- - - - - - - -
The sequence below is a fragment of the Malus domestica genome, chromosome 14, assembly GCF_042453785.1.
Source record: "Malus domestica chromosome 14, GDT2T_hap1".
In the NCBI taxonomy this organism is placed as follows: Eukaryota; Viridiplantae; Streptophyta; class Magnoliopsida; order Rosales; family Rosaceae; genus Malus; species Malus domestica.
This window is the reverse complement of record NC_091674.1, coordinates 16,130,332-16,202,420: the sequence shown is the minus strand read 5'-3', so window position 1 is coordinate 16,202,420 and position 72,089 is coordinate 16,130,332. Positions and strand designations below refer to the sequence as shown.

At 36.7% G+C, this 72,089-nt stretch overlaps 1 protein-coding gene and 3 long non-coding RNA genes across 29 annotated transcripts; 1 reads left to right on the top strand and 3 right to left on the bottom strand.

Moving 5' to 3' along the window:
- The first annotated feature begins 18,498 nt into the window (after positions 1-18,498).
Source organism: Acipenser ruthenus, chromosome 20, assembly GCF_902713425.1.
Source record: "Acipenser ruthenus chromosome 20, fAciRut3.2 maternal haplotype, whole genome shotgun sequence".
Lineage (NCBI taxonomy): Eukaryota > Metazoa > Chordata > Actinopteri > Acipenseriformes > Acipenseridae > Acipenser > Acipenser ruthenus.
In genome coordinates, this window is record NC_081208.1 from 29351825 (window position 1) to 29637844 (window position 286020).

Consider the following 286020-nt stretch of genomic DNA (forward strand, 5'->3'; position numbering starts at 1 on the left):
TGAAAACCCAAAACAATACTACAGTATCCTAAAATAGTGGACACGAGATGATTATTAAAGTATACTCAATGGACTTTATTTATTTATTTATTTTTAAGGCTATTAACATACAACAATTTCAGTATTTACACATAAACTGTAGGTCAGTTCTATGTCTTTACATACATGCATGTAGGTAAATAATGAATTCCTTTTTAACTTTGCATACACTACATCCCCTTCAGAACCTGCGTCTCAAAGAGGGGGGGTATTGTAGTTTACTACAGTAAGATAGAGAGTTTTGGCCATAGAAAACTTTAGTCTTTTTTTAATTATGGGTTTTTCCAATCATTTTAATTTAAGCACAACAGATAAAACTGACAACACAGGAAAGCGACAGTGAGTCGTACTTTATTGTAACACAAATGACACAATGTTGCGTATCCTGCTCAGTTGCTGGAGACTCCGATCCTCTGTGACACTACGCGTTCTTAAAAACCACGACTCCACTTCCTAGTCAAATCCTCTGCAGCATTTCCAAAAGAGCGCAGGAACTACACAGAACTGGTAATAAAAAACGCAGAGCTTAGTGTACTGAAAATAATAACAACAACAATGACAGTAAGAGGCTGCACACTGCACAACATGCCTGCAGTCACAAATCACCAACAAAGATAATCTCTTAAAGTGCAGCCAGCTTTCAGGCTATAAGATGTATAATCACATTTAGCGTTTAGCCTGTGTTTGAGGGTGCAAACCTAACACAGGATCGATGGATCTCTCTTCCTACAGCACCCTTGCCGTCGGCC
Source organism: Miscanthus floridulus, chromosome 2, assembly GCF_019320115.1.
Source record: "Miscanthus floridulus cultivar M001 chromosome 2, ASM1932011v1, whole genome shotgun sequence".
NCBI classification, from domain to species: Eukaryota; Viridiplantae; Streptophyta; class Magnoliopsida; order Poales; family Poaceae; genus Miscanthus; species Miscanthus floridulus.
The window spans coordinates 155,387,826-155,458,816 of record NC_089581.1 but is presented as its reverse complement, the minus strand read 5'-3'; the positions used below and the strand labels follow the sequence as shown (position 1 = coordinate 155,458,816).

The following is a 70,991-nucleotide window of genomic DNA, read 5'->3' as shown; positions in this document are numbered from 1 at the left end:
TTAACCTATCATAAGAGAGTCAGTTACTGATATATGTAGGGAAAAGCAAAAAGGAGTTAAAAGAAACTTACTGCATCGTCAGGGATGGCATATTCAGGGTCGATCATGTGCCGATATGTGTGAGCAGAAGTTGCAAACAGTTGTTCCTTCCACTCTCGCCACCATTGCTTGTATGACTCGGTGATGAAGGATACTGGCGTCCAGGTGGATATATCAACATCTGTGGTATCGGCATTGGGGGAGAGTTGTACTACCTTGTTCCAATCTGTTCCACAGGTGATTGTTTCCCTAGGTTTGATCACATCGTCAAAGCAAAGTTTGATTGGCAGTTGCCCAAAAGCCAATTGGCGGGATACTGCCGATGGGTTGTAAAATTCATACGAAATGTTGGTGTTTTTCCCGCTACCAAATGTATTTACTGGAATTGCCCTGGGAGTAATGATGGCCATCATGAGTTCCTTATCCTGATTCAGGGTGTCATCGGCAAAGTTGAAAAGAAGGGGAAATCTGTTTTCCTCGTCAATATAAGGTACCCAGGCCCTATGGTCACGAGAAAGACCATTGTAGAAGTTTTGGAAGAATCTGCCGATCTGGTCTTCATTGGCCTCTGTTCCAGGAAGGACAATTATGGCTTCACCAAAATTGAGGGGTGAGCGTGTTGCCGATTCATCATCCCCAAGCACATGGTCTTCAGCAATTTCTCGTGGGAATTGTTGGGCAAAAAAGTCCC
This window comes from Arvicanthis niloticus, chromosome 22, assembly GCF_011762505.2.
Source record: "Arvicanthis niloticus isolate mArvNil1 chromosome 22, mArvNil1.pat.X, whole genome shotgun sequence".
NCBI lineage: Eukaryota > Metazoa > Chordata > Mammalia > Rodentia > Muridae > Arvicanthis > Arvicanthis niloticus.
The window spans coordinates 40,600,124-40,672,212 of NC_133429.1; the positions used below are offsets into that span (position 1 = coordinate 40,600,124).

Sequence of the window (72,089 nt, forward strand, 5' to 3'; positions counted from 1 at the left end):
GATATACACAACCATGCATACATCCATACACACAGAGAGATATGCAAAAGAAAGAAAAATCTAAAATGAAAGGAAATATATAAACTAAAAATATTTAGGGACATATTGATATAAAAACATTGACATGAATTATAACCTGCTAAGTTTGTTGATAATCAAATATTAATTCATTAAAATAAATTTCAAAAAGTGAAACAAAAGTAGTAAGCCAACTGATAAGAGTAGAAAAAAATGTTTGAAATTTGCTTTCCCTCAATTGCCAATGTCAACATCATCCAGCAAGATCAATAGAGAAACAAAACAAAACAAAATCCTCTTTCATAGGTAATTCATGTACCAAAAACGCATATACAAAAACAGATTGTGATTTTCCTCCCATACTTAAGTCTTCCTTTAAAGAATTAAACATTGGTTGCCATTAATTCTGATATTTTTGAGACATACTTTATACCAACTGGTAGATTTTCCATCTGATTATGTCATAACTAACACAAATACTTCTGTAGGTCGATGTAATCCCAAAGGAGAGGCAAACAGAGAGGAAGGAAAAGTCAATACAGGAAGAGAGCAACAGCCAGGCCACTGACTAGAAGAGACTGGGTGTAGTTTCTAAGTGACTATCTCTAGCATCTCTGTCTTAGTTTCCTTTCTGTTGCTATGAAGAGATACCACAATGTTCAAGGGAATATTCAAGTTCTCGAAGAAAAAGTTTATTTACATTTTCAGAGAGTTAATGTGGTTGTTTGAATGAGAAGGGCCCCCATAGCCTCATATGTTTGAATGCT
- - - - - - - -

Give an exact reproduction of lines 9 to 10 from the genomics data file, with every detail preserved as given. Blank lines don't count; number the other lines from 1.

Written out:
Source record: "Acipenser ruthenus chromosome 20, fAciRut3.2 maternal haplotype, whole genome shotgun sequence".
Lineage (NCBI taxonomy): Eukaryota > Metazoa > Chordata > Actinopteri > Acipenseriformes > Acipenseridae > Acipenser > Acipenser ruthenus.